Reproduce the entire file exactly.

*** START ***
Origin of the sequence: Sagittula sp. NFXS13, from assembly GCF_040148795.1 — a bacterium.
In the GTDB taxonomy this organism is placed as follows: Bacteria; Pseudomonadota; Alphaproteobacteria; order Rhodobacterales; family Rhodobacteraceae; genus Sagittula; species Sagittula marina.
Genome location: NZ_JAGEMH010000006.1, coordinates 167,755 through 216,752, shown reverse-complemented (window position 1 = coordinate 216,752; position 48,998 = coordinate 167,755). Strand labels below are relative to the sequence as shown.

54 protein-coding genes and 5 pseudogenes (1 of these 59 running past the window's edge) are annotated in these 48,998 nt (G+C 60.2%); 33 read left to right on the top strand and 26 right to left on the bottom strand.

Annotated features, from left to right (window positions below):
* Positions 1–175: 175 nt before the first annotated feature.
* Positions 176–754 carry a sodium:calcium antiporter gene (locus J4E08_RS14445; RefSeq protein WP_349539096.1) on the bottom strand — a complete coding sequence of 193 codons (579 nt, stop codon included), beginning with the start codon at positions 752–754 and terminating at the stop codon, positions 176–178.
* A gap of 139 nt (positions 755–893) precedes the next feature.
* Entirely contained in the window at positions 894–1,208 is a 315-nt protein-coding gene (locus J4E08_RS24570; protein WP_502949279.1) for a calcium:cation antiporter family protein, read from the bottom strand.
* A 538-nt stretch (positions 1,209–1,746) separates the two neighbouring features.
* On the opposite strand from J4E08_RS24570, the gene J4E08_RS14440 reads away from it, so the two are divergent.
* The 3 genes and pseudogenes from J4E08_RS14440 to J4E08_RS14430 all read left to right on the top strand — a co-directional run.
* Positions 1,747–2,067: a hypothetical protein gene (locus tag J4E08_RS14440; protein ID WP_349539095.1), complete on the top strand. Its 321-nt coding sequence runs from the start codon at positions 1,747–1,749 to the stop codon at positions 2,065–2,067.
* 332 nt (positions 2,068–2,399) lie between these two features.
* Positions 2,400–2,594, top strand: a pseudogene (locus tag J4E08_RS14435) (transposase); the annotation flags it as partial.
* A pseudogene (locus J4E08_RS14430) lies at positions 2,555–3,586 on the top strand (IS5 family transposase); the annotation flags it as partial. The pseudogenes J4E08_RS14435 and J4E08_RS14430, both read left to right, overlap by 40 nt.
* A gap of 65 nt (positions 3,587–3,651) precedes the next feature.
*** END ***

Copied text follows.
Origin of the sequence: Sagittula sp. NFXS13, from assembly GCF_040148795.1 — a bacterium.
In the GTDB taxonomy this organism is placed as follows: Bacteria; Pseudomonadota; Alphaproteobacteria; order Rhodobacterales; family Rhodobacteraceae; genus Sagittula; species Sagittula marina.
Genome location: NZ_JAGEMH010000006.1, coordinates 167,755 through 216,752, shown reverse-complemented (window position 1 = coordinate 216,752; position 48,998 = coordinate 167,755). Strand labels below are relative to the sequence as shown.

54 protein-coding genes and 5 pseudogenes (1 of these 59 running past the window's edge) are annotated in these 48,998 nt (G+C 60.2%); 33 read left to right on the top strand and 26 right to left on the bottom strand.

Annotated features, from left to right (window positions below):
* Positions 1–175: 175 nt before the first annotated feature.
* Positions 176–754 carry a sodium:calcium antiporter gene (locus J4E08_RS14445; RefSeq protein WP_349539096.1) on the bottom strand — a complete coding sequence of 193 codons (579 nt, stop codon included), beginning with the start codon at positions 752–754 and terminating at the stop codon, positions 176–178.
* A gap of 139 nt (positions 755–893) precedes the next feature.
* Entirely contained in the window at positions 894–1,208 is a 315-nt protein-coding gene (locus J4E08_RS24570; protein WP_502949279.1) for a calcium:cation antiporter family protein, read from the bottom strand.
* A 538-nt stretch (positions 1,209–1,746) separates the two neighbouring features.
* On the opposite strand from J4E08_RS24570, the gene J4E08_RS14440 reads away from it, so the two are divergent.
* The 3 genes and pseudogenes from J4E08_RS14440 to J4E08_RS14430 all read left to right on the top strand — a co-directional run.
* Positions 1,747–2,067: a hypothetical protein gene (locus tag J4E08_RS14440; protein ID WP_349539095.1), complete on the top strand. Its 321-nt coding sequence runs from the start codon at positions 1,747–1,749 to the stop codon at positions 2,065–2,067.
* 332 nt (positions 2,068–2,399) lie between these two features.
* Positions 2,400–2,594, top strand: a pseudogene (locus tag J4E08_RS14435) (transposase); the annotation flags it as partial.
* A pseudogene (locus J4E08_RS14430) lies at positions 2,555–3,586 on the top strand (IS5 family transposase); the annotation flags it as partial. The pseudogenes J4E08_RS14435 and J4E08_RS14430, both read left to right, overlap by 40 nt.
* A gap of 65 nt (positions 3,587–3,651) precedes the next feature.